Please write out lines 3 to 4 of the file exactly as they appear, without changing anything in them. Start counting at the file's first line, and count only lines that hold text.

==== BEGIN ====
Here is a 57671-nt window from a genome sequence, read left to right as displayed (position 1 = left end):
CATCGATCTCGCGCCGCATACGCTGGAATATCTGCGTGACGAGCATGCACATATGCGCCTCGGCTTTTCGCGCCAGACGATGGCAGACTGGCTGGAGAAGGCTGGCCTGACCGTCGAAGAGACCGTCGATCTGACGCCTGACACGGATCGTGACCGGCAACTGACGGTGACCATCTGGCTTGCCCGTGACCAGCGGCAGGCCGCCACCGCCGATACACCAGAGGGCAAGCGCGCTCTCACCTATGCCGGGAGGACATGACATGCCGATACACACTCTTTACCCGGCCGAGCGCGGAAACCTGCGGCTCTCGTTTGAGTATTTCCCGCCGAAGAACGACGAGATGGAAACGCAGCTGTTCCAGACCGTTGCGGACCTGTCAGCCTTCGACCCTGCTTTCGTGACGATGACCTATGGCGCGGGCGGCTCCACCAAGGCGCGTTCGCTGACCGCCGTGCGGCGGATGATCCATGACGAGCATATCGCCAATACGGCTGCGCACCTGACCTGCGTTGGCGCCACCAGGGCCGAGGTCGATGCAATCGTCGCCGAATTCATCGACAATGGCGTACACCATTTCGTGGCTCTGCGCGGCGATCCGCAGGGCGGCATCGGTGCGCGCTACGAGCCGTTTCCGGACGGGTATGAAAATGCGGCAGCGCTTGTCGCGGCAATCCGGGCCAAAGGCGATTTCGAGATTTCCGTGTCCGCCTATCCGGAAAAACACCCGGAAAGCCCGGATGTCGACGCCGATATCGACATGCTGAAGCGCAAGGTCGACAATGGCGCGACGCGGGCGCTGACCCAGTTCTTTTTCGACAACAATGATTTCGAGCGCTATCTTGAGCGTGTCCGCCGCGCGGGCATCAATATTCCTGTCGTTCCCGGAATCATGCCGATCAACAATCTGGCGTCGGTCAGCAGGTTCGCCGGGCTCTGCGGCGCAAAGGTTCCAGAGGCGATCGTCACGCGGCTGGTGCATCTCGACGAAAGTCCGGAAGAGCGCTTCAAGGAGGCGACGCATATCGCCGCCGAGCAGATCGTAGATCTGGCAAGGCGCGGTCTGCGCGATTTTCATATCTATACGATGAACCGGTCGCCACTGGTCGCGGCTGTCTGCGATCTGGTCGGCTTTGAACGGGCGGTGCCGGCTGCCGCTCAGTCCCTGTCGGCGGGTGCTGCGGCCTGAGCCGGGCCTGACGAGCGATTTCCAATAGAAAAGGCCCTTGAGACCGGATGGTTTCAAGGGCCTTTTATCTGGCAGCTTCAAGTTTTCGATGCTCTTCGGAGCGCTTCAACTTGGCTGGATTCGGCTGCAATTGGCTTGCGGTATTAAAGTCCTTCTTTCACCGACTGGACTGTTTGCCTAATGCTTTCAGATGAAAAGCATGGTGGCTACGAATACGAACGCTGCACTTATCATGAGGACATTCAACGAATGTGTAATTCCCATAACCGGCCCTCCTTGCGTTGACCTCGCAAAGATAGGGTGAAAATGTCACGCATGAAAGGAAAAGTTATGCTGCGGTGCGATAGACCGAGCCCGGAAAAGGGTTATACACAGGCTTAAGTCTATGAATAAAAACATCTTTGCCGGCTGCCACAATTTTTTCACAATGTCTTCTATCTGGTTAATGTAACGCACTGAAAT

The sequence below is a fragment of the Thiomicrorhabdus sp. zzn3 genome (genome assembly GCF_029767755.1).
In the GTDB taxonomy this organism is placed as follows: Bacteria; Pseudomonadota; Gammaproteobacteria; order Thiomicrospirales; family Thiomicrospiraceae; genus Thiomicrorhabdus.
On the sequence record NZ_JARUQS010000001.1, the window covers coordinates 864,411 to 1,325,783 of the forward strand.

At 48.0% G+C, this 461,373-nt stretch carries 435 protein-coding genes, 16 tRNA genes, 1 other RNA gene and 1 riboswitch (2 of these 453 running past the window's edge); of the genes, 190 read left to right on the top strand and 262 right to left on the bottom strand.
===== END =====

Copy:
The sequence below is a fragment of the Thiomicrorhabdus sp. zzn3 genome (genome assembly GCF_029767755.1).
In the GTDB taxonomy this organism is placed as follows: Bacteria; Pseudomonadota; Gammaproteobacteria; order Thiomicrospirales; family Thiomicrospiraceae; genus Thiomicrorhabdus.